We needn’t have worried about leaving Anaho (as seems to be the way in the Marquesas) our next stop Hakatea on the south-east coast (aka Daniel’s Bay) was again truly spectacular. The bay is surrounded by stark steep cliffs that turn purple at sunset, but once on land you find yourself in the most surprising sumptuous Garden of Eden. We had been advised by our friends to have dinner at the house near the telephone box so we were delighted when we went to buy some fruit from a local couple and quite by chance found ourselves in exactly the right spot for a delicious meal of goat, taro and papaya salad. Their house was surrounded by everything needed for our meal – trees groaning with mangoes, pamplemousse, coconuts, bananas, starfruit, papaya, herbs as well as goats nearby, and freshwater prawns in the river. The next day we joined the Anila crew for a stunning walk to a nearby waterfall – the kids described the scenery as like being stuck in the film, Avatar – rich dense jungle, souring mountains, hidden tikis and a waterfall ravine which although empty was very atmospheric with the sound of soaring tropic birds high above. We were also fortunate enough to get a traditional coconut husking and grating lesson from a local Polynesian called Patrick. The trick is to have the right tools – an iron wood spike for dehusking (which he could do in seconds) and a wooden seat with a sharpened bit of metal for grating – of course he made it look so easy but don’t try this at home!
Reluctantly we knew we had to keep moving, as we wanted to meet up with our friend’s on Bonaire who were already in the next island group called the Tuamotus so we sailed on to visit our final island Ua Pou, the most populated of the Marquesan Islands. Ua Pou also has the tallest, most vertical mountain which is quite a claim in this archipelago of stunning towering peaks. Unfortunately ‘one of the Marquesas’ most photographed scenes’ was completely shrouded by clouds and mist during our stay and the small rolly anchorage was very tightly packed so we had a quick explore, bought some provisions, had a pizza ashore with friends and when the Anarui (part cargo ship, part cruiser liner) arrived and almost took out our friends on Anila, we decided to go on our way. We were keen to explore the western coast of the island where we had been told there was a manta ray cleaning station. We sailed past the island’s rather terrifying airport – a steep runway that starts in the sea and makes it way uphill until it meets the sheer cliff – eek! We found yet another gorgeous anchorage and this time we had the place all to ourselves – a rare treat at this busy time of year. We dinghied quite far from the anchorage over to the reported cleaning station which was just a tiny island a mile off the main island with a steep drop off. We struggled to anchor the dingy in the deep water and feeling rather sceptical jumped off in search of manta rays. Our adventurous spirit was rewarded, when from out of the depths, illuminated in a ray of sunlight, we saw our first manta ray and what an incredible sight it was. We watched in awe as these stunning graceful creatures flew under us, the sunlight glinting off their curled silver horns. It was instant love for us all and a breathtaking experience. Grateful and full of amazing memories of the Marquesas we pulled up anchor to set sail for the next archipelago in French Polynesia, the Tuamotus. We had a glorious three-day sail with calm seas and steady wind – all was good onboard and our feelings of being blessed continued.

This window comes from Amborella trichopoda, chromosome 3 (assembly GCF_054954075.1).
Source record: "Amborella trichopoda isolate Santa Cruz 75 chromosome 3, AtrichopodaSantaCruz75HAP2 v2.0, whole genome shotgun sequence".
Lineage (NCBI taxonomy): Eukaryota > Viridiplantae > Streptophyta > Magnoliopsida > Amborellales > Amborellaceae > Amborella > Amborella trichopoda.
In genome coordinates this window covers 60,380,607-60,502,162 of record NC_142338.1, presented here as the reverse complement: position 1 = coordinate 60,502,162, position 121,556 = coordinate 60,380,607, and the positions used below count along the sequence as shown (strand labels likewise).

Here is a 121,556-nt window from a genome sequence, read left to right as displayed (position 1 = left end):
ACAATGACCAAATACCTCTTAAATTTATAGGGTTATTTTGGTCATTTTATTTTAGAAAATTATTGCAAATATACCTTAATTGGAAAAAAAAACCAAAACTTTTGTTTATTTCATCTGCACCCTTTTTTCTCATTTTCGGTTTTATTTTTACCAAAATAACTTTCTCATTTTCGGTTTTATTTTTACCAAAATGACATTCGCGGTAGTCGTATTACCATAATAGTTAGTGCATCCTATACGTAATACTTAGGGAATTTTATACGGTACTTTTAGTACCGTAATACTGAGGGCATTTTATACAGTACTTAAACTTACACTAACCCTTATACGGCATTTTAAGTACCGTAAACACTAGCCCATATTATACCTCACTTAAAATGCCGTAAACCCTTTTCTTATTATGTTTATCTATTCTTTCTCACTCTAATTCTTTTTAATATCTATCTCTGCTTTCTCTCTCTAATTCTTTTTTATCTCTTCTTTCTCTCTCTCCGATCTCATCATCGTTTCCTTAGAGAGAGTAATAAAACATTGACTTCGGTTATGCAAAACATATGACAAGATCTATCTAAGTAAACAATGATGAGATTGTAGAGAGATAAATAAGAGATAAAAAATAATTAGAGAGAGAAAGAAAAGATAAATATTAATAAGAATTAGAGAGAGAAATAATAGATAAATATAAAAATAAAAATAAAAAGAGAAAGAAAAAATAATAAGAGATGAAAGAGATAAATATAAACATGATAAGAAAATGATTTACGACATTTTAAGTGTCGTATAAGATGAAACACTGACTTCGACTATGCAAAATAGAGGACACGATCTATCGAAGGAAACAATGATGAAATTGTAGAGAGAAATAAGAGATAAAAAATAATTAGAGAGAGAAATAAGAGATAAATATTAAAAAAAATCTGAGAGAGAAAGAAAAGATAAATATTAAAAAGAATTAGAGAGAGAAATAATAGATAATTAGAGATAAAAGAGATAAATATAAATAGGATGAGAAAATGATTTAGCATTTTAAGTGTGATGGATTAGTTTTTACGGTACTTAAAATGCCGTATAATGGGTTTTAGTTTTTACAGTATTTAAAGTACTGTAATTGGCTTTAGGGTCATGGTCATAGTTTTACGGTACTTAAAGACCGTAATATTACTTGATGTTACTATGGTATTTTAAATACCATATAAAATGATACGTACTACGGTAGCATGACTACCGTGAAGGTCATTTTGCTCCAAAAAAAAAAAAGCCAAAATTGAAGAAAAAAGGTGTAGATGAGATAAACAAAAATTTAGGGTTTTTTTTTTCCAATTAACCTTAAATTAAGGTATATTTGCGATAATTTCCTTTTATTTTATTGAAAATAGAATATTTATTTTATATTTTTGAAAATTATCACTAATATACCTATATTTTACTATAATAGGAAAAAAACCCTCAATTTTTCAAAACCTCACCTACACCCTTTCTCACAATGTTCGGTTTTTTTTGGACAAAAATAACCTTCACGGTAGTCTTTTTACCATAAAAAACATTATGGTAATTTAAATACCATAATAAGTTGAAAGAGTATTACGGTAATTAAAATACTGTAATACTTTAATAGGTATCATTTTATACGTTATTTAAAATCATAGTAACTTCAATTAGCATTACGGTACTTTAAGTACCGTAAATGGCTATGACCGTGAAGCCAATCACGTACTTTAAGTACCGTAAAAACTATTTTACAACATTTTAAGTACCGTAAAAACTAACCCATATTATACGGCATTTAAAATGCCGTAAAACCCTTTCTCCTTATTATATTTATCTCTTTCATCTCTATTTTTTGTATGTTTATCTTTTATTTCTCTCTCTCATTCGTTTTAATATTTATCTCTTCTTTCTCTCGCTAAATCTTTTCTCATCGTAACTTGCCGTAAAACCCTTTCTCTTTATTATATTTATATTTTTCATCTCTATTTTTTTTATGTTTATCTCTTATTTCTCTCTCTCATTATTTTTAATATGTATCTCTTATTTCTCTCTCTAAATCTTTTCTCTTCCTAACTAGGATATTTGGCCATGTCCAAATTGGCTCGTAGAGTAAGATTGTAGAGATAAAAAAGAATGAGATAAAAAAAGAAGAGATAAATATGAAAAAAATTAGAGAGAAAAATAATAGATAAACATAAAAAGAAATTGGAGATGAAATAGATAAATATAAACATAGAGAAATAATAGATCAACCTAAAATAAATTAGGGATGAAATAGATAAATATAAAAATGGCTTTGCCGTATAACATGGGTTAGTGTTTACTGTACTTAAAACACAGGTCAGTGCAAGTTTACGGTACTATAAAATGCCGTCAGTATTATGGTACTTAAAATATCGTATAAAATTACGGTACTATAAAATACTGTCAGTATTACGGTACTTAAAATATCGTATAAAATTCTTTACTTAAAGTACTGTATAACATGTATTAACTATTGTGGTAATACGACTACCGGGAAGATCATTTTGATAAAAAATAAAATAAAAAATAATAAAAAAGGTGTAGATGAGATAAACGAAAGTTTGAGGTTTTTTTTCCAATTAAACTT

You can probably tell we rather fell in love with the gorgeous Marquesas and it wasn’t just because it was our first landfall after 19 days (although of course that helped…) but rather because the islands are stunning, the culture rich and the people warm and proud.
How very fortunate we are to have caught a wonderful glimpse of it.